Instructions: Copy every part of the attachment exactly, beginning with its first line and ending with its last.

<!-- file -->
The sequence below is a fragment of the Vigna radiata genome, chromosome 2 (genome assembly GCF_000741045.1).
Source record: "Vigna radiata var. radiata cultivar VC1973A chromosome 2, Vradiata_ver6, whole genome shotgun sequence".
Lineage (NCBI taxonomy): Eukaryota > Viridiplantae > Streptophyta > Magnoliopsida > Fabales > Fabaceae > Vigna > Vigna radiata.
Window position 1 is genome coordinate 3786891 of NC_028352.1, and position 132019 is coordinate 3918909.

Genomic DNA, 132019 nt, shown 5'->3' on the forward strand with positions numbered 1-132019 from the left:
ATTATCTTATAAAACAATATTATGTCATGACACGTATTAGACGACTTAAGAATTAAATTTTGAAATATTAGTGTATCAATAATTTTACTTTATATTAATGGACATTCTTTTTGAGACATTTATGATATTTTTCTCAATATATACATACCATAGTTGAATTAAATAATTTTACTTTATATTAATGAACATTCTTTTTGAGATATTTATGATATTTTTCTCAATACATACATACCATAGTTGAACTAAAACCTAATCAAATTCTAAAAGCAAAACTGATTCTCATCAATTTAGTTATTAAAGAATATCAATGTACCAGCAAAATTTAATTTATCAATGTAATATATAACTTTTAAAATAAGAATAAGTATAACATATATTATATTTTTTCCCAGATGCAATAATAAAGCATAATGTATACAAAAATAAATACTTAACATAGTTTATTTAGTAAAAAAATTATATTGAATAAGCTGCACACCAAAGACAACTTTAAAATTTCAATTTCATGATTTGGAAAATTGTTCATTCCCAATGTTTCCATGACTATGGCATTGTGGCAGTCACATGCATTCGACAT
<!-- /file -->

The sequence below is a fragment of the Vigna radiata genome, chromosome 2 (genome assembly GCF_000741045.1).
Source record: "Vigna radiata var. radiata cultivar VC1973A chromosome 2, Vradiata_ver6, whole genome shotgun sequence".
Lineage (NCBI taxonomy): Eukaryota > Viridiplantae > Streptophyta > Magnoliopsida > Fabales > Fabaceae > Vigna > Vigna radiata.
Window position 1 is genome coordinate 3786891 of NC_028352.1, and position 132019 is coordinate 3918909.

Genomic DNA, 132019 nt, shown 5'->3' on the forward strand with positions numbered 1-132019 from the left:
ATTATCTTATAAAACAATATTATGTCATGACACGTATTAGACGACTTAAGAATTAAATTTTGAAATATTAGTGTATCAATAATTTTACTTTATATTAATGGACATTCTTTTTGAGACATTTATGATATTTTTCTCAATATATACATACCATAGTTGAATTAAATAATTTTACTTTATATTAATGAACATTCTTTTTGAGATATTTATGATATTTTTCTCAATACATACATACCATAGTTGAACTAAAACCTAATCAAATTCTAAAAGCAAAACTGATTCTCATCAATTTAGTTATTAAAGAATATCAATGTACCAGCAAAATTTAATTTATCAATGTAATATATAACTTTTAAAATAAGAATAAGTATAACATATATTATATTTTTTCCCAGATGCAATAATAAAGCATAATGTATACAAAAATAAATACTTAACATAGTTTATTTAGTAAAAAAATTATATTGAATAAGCTGCACACCAAAGACAACTTTAAAATTTCAATTTCATGATTTGGAAAATTGTTCATTCCCAATGTTTCCATGACTATGGCATTGTGGCAGTCACATGCATTCGACAT